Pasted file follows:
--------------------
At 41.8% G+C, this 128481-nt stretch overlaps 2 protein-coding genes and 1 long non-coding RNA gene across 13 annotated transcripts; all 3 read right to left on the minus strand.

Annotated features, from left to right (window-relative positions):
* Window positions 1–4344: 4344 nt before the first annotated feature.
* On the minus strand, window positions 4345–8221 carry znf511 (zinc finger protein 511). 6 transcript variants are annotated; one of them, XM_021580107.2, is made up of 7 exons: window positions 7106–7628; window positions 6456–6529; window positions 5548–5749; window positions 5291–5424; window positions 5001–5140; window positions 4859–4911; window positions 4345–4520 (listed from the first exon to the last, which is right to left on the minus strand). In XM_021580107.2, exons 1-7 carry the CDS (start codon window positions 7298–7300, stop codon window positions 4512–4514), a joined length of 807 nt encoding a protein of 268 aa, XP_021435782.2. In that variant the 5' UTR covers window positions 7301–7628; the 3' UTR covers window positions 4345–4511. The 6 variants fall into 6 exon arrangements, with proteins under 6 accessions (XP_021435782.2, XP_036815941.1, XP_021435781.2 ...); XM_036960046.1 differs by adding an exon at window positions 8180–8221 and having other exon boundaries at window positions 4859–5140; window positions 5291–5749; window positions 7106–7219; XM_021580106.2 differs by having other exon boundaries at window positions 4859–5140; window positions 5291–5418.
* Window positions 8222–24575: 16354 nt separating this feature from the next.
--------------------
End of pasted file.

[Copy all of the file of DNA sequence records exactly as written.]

At 41.8% G+C, this 128481-nt stretch overlaps 2 protein-coding genes and 1 long non-coding RNA gene across 13 annotated transcripts; all 3 read right to left on the minus strand.

Annotated features, from left to right (window-relative positions):
* Window positions 1–4344: 4344 nt before the first annotated feature.
* On the minus strand, window positions 4345–8221 carry znf511 (zinc finger protein 511). 6 transcript variants are annotated; one of them, XM_021580107.2, is made up of 7 exons: window positions 7106–7628; window positions 6456–6529; window positions 5548–5749; window positions 5291–5424; window positions 5001–5140; window positions 4859–4911; window positions 4345–4520 (listed from the first exon to the last, which is right to left on the minus strand). In XM_021580107.2, exons 1-7 carry the CDS (start codon window positions 7298–7300, stop codon window positions 4512–4514), a joined length of 807 nt encoding a protein of 268 aa, XP_021435782.2. In that variant the 5' UTR covers window positions 7301–7628; the 3' UTR covers window positions 4345–4511. The 6 variants fall into 6 exon arrangements, with proteins under 6 accessions (XP_021435782.2, XP_036815941.1, XP_021435781.2 ...); XM_036960046.1 differs by adding an exon at window positions 8180–8221 and having other exon boundaries at window positions 4859–5140; window positions 5291–5749; window positions 7106–7219; XM_021580106.2 differs by having other exon boundaries at window positions 4859–5140; window positions 5291–5418.
* Window positions 8222–24575: 16354 nt separating this feature from the next.